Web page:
I just completed my first week at ESPN Radio 1570 in Yankton, S.D. It’s been an adjustment, but an easy fit so far. First and foremost, my co-workers have been great and the station culture seems to be very laid-back. Secondly, the station owner Jeff is a former co-owner of KDSN in Denison, Iowa, where I worked my first job out of school. It helps that many of the programs and philosophies are exactly the same as they were in Denison. This means I haven’t had to start from square one and already have a level of familiarity with the way things operate.
My main task aside from prepping to broadcast high school football has been to travel with the salesperson I’m replacing and to meet my new clients. This got me thinking back to when I was first graduating from Morningside College and searching for my first sports job. I was hoping for a sports director job and expecting to settle for a sports job with an air shift, but the only offer that came through was sports and local sales.
College me was certain that I was taking the sales job as a temporary thing to get my foot in the door. My prodigious talent would land me a better sports job in no time and I would get out of sales quickly. Obviously, ‘College me’ had a few too many Busch Lights and I’ve continued down the sports/sales path for 8.5 years. My passion still lies in sportscasting but sales offers many opportunities that make it a fulfilling way to build a great sportscasting career. With this in mind I wanted to share some of the pros and cons of the sales/ sports combo.
Money– Anyone who’s been in local media for more than five minutes knows that the money is in the sales side. Doing news or an air shift, especially at the entry level, frequently means eating lots of ramen noodles and squeaking by on your bills. If you establish yourself and are successful on the sales side it can provide much more financial stability.
Full Time Work– I’ve listened to Jon Chelesnik from STAA talk about how he cleaned floors overnight in a Target store while he chased full time work in our business. Doing radio sales provides full time work, usually at the station you broadcast for. If for whatever reason you lose your play-by-play job like I recently did, you have a safety net that still allows you to work in radio while searching for something new.
Meeting Community Leaders– As sportscasters, we have to move to where the work is. Many times this means moving to unfamiliar places where you don’t know anyone. Part of sales is building relationships with clients who can become friends, direct you to clubs and social organizations, and in general help you to assimilate into your community. Many of these people have money and power with schools and semi-pro organizations that can influence your ability to advance in a particular market. Also, you can sometimes get better deals on purchases made through clients who have made money due to your ad campaigns.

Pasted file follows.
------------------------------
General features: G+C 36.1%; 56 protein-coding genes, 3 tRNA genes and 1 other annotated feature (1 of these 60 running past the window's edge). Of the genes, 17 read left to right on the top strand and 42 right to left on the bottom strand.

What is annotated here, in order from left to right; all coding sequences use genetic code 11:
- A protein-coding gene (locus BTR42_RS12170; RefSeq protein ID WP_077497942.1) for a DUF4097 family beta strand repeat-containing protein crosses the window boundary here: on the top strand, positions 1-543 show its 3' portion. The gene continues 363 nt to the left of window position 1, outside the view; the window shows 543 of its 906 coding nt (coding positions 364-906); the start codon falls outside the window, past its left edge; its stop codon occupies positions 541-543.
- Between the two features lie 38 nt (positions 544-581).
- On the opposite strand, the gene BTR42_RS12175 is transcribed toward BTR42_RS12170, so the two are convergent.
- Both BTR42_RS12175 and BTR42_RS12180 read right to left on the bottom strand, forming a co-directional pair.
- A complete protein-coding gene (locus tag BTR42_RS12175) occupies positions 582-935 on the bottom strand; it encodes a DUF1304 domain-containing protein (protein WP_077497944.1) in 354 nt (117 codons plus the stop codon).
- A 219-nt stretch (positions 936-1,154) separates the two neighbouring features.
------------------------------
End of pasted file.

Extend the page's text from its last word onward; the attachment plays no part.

Job Security– Rights move from station to station and formats change, but if you can bring in revenue, you will always have work.
Flexibility– If you are working a job outside of radio to support your play-by-play passion it can be hard to find times to pre-record coaches interviews, visit practice, and even to make the games. When you work in sales, it’s a lot of work, but you essentially make your own schedule. You can make time to do things that would be difficult many outside jobs or even an air shift.
Ability to Control Your Own Destiny– So much of sportscasting is outside of our control. It’s the most difficult part of the industry in my opinion. You need someone to subjectively like your work, have a situation where you fit in, and often requires being in the right place at the right time. Sales is a bottom line-driven skill. You either make money for the station or you don’t. The subjectivity is removed and success is in your hands.
Time Investment– I said earlier that being in sales gives you flexibility to work on your own schedule. Don’t confuse this with not having to put in long hours. Sales is a numbers game and making enough calls and building enough proposals is a grind. I do 90% of my chart building, research, and non-personal game prep at night after work. It’s not unusual for me to do sales work from 8am-6pm and then be up until after midnight prepping for a football game.
Inconsistent Income– On the flip side of controlling your destiny is not always knowing how much money you will make each month. It makes it difficult to budget and plan, especially when considering major purchases. I personally have had a difficult time getting financing because any projection for what I might make in the next few months is total speculation.
Pigeonholing– When you’re in sales and play-by-play it’s a challenge to develop other areas of your resume. For example, I’ve missed out on jobs because I don’t get experience doing sports updates, news, or production. Even if you ask to help out with other things at your station often management considers your time more valuable when you’re on the street and discourage spending time in other areas of the business.
Pressure– If you have a bad game or a bad air shift you shake it off and come back the next day. If you have a bad sales day you don’t make any money and management doesn’t see any revenue coming in. Everyone at the station depends on you to pay their salaries. This can be a heavy burden to bear.
Rejection– If you close 20% of your proposals, you are doing well in sales. Business owners frequently treat radio sales people like they have a deadly infectious disease when they walk in the door. After all, their goal is to make money and our goal is to get them to spend it on a non-tangible product. If you can’t take rejection or having to fight through unfair animosity sales is not the job for you.